The Sierra Club today noted that Uber is “committing “ to offer 100% electric vehicle rides by 2030 in the US, Canada, and Europe The 3.8 million member Sierra Club was commenting on Uber’s own announcement. Uber added that it would be offering 100% electric vehicle ride service to the rest of the world by 2040.
Uber is joining smaller rival Lyft, which in June pledged that every vehicle on its platform will be electric or powered by another zero-emission technology by 2030.
Of course, both Uber and Lyft will have to get to 2030, which will entail convincing riders and regulators that they are indeed indispensable. In the second quarter of 2020, when the full impact of the COVID-19 pandemic hit, Uber lost $1.78 billion, Lyft $433.1 million.
Right now, according to the Sierra Club,, ride-hailing generates 70 percent more pollution than the trips it displaces in the United States. Studies have also shown that the availability of ride-sharing cuts down on public transit like buses and urban rail.
The Sierra Club took something of a victory lap in its announcement. “We applaud the tens of thousands of activists across the country whose work and tireless efforts led to Uber’s commitment to 100% electric vehicle rides by 2030,” said Rebekah Whilden, a campaign representative with Sierra Club’s Clean Transportation for All campaign
The announcement by Uber (“Driving a Green Recovery”) talks of the company’s four major actions to tackle climate change. These include expanding the Uber Green program to make it easier for riders to choose to travel in hybrids or electric vehicles; helping drivers transition to electric vehicles, (with $800 million from Uber); investing in multi-modal networks (like partnering with some of those public transit agencies); and ‘being transparent and accountable.’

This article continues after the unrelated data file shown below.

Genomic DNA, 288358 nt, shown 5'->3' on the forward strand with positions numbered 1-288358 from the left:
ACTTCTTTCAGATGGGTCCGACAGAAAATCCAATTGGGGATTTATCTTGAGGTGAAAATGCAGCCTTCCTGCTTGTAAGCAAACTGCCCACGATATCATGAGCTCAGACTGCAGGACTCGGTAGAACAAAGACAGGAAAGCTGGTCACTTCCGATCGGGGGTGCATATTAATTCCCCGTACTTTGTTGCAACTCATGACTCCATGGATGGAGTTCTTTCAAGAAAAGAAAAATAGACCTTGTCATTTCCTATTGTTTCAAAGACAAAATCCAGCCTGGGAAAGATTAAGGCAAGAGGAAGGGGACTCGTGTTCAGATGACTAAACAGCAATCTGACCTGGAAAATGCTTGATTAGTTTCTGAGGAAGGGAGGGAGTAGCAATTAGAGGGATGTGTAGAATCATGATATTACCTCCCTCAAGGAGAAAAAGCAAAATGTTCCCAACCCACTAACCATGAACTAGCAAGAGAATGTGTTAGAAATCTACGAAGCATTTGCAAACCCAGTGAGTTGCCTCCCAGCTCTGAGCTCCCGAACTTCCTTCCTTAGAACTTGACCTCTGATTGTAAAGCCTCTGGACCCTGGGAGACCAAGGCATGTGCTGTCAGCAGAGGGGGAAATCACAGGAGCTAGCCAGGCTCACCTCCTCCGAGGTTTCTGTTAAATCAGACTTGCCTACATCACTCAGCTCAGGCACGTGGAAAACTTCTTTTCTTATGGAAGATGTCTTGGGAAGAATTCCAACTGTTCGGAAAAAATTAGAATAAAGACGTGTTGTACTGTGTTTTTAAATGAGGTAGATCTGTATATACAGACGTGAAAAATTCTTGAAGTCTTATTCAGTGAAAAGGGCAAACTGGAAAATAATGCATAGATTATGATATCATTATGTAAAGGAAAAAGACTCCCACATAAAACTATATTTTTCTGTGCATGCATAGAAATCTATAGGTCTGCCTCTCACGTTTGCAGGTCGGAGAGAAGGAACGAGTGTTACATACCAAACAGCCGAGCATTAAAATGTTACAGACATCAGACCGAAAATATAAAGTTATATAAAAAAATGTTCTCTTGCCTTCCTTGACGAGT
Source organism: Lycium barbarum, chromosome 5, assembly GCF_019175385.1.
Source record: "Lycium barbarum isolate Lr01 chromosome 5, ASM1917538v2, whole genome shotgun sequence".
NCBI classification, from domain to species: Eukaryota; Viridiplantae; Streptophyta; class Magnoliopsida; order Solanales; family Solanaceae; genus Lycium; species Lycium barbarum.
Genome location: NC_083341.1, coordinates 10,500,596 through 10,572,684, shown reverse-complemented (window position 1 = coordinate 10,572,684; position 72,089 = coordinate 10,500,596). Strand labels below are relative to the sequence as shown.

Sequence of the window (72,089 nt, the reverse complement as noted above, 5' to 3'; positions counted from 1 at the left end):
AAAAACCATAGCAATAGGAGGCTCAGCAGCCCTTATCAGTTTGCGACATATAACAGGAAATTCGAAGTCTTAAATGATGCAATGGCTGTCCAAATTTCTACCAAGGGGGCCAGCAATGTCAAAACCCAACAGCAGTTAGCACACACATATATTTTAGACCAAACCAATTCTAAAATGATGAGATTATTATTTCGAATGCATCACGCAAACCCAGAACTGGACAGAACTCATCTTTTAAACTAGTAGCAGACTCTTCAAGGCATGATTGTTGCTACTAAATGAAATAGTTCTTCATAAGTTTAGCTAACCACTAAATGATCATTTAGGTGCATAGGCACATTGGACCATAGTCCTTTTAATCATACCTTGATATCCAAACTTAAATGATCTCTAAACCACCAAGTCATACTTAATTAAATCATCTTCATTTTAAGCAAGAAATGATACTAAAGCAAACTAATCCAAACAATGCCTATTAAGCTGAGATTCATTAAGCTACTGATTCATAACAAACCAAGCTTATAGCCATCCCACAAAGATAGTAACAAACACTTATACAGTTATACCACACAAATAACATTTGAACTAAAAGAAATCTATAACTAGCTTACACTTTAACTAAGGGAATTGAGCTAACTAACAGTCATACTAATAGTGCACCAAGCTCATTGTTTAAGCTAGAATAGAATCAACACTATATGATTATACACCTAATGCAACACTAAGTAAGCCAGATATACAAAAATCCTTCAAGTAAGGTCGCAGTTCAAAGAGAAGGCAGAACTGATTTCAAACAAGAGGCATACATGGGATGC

After referencing the impact of the COVID-19 pandemic, Uber CEO Dara Khosrowshahi said in a statement, “Instead of going back to business as usual, Uber is taking this moment as an opportunity to reduce our environmental impact. It’s our responsibility as the largest mobility platform in the world to more aggressively tackle the challenge of climate change.”
The CEO added, “We want to do our part to build back better and drive a green recovery in our cities.”
Will it happen? “While Uber’s commitment states that it will work with drivers to make the transition more cost-effective and profitable for them, we know that we can’t let up the pressure to see this commitment through in a way that benefits drivers,” said the Sierra Club’s Whilden.
Nonetheless, with announcements such as the green initiative, are we finally seeing a kinder, gentler Uber, long known for its toxic culture? Uber and Lyft recently got a brief reprieve from leaving California. Attorney General Xavier Becerra sued the company for allegedly misclassifying drives as independent contractors when, according to controversial new state law AB5, they should be employees. But a court gave the companies a few more months to potentially change their business model, pending the outcome of the Yes On Prop 22 ballot initiative in November.
Although the story is usually portrayed as a battle between rapacious ‘gig economy’ companies and exploited drivers, a poll of 1000 drivers found that 71% wanted to remain independent contractors. Drivers have said they like the ability to set their own hours and the potential to make significant money, like this Lyft driver who reportedly made $4000 a week.
Of course, many investors believe that for a company like Uber to become profitable, it will need to dispense with drivers altogether. But while Uber’s autonomous program is still underway, the company is working to convince drivers, riders and regulator that it is indeed driving towards a green recovery.